Too many duties and too crammed a schedule poke you incessantly, as you juggle and inadvertently drop responsibilities and commitments and flog your exhausted mind to turn from one event to the next and the next and the next, as they come at you like waves crashing onto the shingle as the tide rolls in.

I don't know if you read my post called Resistment a couple of days ago – about buying dresses — but I'm almighty glad I did resist them and that the two I succumbed to purchasing were startlingly cheap. Because when I wore one of these dresses on my regular visit to my mother, she looked up at me in astonished bewilderment as I came through her door, asking me in wonder, "Pen . . . why are you wearing a dressing gown?" Yes.

From that moment onwards I knew every time I wore one of those dresses there'd be an inner tugging of the sleeve, a whispering in my soul's ear, an incessant stream of pokes: "Does this look like a dressing gown to you? . . . Or to you? . . . Or to you?"

And right there what seemed like a treasure becomes a burden best left behind. Move it on. It undermines the quiet eye.

When I'm doing anything I want to be able to focus on that completely. I get thrown off if I have tight shoes that hurt my feet, or the kind of fringe that gets in my eyes, or the kind of bag that always slips off your shoulder, or the kind of dress that climbs up your tights as you walk down the street — or if I'm wearing a garment that people looking at me mistake for a dressing gown. Has to go.

Cultivating the level of focus to avoid distraction, rather than going back to eliminate it after the problem has occurred, is no doubt the next step. Though, in the realm of clothing, there's an issue I have never managed to resolve: for me, the ideal daily garments would be like the robes of a monk/nun, enveloping, simple, androgynous; yet the reality is these attract attention and comment and misinterpretation, they are eye-catching and invite comment, and so surrender the peace they promised, to distraction. The unobtrusive continues to be the better choice. 

Tuesday, 13 August 2019

Origami bento bag

Half way through August is a good time, I think, to begin considering Christmas.

Sounds laughable, but I had five children and very little money.

I made a decision early on, never, no matter how much money I had at any give time, to attach an expensive gift like a bicycle, musical instrument or (later) electronic equipment to a birthday or Christmas. If I did that I'd be setting myself up for disappointing people on subsequent occasions.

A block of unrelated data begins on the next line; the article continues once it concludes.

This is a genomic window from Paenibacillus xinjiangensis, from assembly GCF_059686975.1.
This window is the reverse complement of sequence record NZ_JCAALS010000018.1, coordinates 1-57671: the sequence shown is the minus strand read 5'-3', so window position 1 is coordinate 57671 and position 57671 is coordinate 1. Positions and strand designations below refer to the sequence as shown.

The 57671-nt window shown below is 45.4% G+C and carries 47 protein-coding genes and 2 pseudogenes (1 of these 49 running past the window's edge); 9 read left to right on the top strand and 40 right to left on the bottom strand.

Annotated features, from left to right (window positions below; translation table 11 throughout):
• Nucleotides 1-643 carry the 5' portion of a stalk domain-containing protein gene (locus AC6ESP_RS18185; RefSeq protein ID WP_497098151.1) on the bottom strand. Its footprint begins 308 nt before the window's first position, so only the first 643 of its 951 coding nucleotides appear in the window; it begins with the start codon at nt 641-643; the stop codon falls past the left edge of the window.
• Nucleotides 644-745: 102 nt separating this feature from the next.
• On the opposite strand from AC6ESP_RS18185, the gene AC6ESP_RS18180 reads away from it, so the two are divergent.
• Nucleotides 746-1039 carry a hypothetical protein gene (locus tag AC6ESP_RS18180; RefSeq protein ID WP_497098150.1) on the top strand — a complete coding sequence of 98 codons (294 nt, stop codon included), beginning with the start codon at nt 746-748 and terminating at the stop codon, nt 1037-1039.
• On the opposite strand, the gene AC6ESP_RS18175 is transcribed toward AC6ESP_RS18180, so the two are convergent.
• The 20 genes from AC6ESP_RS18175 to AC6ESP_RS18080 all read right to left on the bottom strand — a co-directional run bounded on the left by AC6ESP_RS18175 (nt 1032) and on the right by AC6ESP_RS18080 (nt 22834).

It was important to me to treat my children both fairly and as individuals. In recent years I have stopped giving gifts (except for my aged mother and our grandchildren), but in the years of their childhood I used to give my children a Christmas 'stocking' brought magically in the night by Father Christmas, who I had explained to them was the story of Christmas. I let them know early that Father Christmas was only a story, as I wanted to make a distinction between that exciting childhood story and the real, true story of the baby Jesus, the infant Light of the world.

In their 'stocking' — actually a bag — I would put ten things:

Something to wear
Something to read
Something to eat
Something with a face (eg doll, teddy)
A toy or activity (eg skipping rope, jigsaw)
Something to make (eg art materials, science project)
Something pretty (eg necklace, earrings)
Something useful (eg underwear, bicycle pump)
Two other items specific to that child's interests and preferences

Each 'stocking' was unique (even the bag) and particular to that child. 

So I had fifty items to source by late December. This is why I started in August. Often I was on the look-out for second-hand items (especially clothing, which was more expensive relative to budget then), but I still wanted the gifts to be special and lovely, so I started looking early.

In these days when we are trying to inch towards generating less waste, perhaps especially less plastic waste, and when people are drowning in mass-produced objects, there's been a move towards re-thinking gifts. Many minimalists prefer to give experiences over physical items — which I agree is a good idea but likely to be very expensive.

I think something you have made yourself is usually welcome and makes the recipient feel special. I have in the past sometimes made little booklets — A5 size (being A4 folded), 4 or 6 sheets of heavy A5 paper, the outermost one being card, fixed once made using a long-arm stapler — with pictures and quotations and funnies suited to their interests and style.

Hebe and Alice (two of our household members) often bake or make sweets or roast and flavoured nuts. We save up attractive glass jars from our regular grocery shopping, both for general re-use and for home made food gifts. Coconut oil and sauerkraut both come in jars we prize — large, wide-necked.

I like the idea of fabric instead of paper for wrapping gifts. One more step towards reducing waste and disposability.

Today I saw a bag on Pinterest that struck me as a brilliant way of presenting a gift — because the bag itself is lovely, and would form part of the gift as well as wrapping it beautifully. It's described as an Origami Bento Bag.

There's a blog post with instructions for making it here.

You can alternatively buy a PDF tutorial (instant download) with a set-by-step guide and template for the bag, from Etsy, here.

On the Etsy shop (Indigo Bird Design) there are lots of sewing patterns for bags (and other things), and the Origami Bento Bag has the pleasing feature of being very easy to make as well as a very attractive design.